To be in the presence of Matt Courtney’s ceramic art is to be embraced by a feeling at once familiar and unanticipated — a sensation that comes not only by directly looking, but also sensed, unsolicited, out of the corner of the eye. It’s a kind of well-being and heightened awareness that can happen while sitting outdoors, perhaps beside a percolating stream or a mile-wide river: small wonders, big sky. It’s all good. To continue reading, click here.
Every day in April, Philadelphia artist Christopher Wood drew a 9″ x 12″ version of a section of a birch tree as part of his Daydrawing series, and the thirty pieces are displayed together in the shape of a wall calendar in his show which just opened at the HOUSE Gallery. Each of the drawings are composed in graphite and charcoal on paper, creating sublime variations of gray tones. They are spare, serene, and wispy. The progression through the month is almost harmonic. The installation of them, as a unity, reads like a haiku. Unlike some of the other artists who have embarked upon one-work-per-day projects, these daily drawings seem to slow time down. Each of them reminds me of a detail from one of Emily Brown’s wonderful big heart-of-the-woods ink drawings, which you may have seen at Gallery Joe. To continue reading, click here.
[Roman visits House Gallery 1816 in Fishtown, Philadelphia, to talk with artist Brian Cote about his abstract painting technique and view Cote’s new 5th Street series. — the artblog editors]
It was bitter cold and the streets were empty, but the warmth of a modest crowd and delicious bean soup made for an intimate night of the arts.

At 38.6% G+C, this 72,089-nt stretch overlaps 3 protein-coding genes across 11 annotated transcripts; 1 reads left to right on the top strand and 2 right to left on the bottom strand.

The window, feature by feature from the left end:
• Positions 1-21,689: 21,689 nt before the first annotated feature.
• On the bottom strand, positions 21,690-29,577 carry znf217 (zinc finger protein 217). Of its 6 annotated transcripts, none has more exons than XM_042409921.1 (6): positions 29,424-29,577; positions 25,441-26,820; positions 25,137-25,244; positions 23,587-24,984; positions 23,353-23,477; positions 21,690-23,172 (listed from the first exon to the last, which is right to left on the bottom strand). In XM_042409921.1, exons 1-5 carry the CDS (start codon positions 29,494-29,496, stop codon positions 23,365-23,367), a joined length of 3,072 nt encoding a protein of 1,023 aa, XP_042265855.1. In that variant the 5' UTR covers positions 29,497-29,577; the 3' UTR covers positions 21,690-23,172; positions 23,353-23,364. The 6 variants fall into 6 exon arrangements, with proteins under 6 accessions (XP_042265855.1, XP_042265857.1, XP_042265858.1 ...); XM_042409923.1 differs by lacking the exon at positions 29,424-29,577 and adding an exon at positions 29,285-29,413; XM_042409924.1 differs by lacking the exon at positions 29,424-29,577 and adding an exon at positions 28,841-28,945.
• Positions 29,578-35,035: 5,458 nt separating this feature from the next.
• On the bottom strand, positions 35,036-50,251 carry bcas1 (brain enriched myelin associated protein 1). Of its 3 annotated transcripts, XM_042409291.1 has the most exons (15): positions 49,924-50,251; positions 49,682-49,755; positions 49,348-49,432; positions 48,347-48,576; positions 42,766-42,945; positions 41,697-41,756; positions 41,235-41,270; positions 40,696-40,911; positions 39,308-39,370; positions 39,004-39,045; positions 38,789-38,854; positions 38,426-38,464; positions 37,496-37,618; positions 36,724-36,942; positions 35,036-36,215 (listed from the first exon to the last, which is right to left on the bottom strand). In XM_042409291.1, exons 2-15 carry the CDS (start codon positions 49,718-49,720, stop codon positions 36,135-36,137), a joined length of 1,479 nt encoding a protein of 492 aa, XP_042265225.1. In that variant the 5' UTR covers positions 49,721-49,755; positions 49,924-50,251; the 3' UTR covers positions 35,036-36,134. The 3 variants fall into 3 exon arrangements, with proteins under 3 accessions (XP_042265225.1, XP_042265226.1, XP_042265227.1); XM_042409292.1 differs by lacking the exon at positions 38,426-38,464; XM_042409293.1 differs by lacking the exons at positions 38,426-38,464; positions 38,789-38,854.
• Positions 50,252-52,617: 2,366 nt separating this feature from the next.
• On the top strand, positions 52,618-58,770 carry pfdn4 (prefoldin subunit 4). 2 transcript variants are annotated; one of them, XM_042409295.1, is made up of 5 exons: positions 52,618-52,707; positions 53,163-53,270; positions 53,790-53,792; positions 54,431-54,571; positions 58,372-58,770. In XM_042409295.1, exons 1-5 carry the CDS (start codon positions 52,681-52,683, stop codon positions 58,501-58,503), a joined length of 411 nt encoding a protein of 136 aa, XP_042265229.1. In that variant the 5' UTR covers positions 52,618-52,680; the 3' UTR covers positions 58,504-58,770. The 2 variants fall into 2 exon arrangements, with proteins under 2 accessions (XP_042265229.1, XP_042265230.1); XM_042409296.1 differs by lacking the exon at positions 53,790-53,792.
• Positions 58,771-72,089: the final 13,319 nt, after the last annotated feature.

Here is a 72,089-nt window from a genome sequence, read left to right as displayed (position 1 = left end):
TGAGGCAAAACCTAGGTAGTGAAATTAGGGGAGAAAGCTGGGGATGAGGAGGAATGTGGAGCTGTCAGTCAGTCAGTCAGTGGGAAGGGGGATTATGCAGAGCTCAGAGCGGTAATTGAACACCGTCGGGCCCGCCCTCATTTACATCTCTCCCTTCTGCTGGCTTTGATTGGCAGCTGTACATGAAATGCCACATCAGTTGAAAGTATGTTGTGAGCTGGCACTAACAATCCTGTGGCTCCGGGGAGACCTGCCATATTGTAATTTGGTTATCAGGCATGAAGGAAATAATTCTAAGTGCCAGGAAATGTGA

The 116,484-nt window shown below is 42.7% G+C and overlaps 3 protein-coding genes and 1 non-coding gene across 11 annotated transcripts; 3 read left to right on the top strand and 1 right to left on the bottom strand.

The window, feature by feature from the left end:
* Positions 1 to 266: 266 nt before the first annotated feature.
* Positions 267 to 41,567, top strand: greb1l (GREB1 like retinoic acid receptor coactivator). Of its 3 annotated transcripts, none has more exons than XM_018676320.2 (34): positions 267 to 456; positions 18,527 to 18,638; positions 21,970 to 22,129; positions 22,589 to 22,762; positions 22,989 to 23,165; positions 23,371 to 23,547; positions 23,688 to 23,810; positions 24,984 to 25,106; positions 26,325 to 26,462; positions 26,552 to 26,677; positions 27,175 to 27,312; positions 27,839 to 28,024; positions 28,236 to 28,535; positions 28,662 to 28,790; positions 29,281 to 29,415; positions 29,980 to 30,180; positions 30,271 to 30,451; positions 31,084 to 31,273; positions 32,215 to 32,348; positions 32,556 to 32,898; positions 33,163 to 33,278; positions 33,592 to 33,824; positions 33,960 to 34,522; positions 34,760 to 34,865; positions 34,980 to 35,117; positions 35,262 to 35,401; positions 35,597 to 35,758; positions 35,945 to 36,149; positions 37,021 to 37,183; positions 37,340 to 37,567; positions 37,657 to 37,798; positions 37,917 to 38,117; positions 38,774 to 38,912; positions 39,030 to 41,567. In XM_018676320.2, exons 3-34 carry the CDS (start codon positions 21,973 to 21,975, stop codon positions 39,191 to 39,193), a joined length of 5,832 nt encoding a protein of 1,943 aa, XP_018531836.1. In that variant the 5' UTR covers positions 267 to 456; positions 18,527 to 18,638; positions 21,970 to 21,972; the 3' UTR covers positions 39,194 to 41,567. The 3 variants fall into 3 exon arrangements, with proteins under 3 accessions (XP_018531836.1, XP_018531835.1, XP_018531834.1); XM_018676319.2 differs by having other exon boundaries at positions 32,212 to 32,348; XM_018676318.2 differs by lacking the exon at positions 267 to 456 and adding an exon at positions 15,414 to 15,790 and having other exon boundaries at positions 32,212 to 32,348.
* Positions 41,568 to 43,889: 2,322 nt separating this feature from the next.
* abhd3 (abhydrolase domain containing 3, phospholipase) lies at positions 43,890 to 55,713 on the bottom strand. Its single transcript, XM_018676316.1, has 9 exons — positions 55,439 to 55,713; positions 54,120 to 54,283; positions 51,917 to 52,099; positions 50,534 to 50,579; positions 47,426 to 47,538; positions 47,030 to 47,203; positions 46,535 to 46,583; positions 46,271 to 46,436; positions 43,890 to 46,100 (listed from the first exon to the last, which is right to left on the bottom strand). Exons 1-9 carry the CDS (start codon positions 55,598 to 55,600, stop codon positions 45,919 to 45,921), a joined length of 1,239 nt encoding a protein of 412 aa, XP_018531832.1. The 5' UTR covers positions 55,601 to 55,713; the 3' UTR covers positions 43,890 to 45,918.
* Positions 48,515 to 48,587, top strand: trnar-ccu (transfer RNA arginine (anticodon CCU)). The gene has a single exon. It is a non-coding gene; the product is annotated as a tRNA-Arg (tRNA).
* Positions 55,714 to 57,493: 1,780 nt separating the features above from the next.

Marcuse and Bermudez open their home to present the work of various artists and the many mediums of expression. It’s an atmosphere welcoming all who come. Brian John Cote, a resident of Fishtown, was the featured artist this night. His art has been exhibited in New York, Berlin, London, and at home in Philadelphia.
Cote has a unique approach and philosophy to his art of abstraction. He begins with a wood panel, applies paint, then adds polyurethane. He allows this to dry, sands the polyurethane, and applies a matte medium and begins the second painting layer. This process continues up to 30 layers, until Cote no longer needs to adjust the surface. Yet, the final layer reveals all the preceding layers through the evolution of the painting. To read entire article click here.
House Gallery – Renny Molenaar, Stacks Piles Accumulations Collections
Written and Photographed by Don Brewer
Renny Molenaar‘s solo show at House Gallery is mind-blowing, DoN asked the artist about the installation, “I’m a compulsive collector. All of the pieces in the show are inspired by repetition of color. I was playing with the Puerto Rican artist Miguel Pinero, the book Short Eyes, the first Puerto Rican play on Broadway, a movie came out after that. He was one of the writers for Miami Vice. He has a line where he’s talking about junkies that mentioned different kinds of rainbows in different color schemes. And I love that line, it’s fascinating. Brown rainbows and gray rainbows and vertical rainbows. And then I started doing rainbows with crack vials.” To read the entire article click here.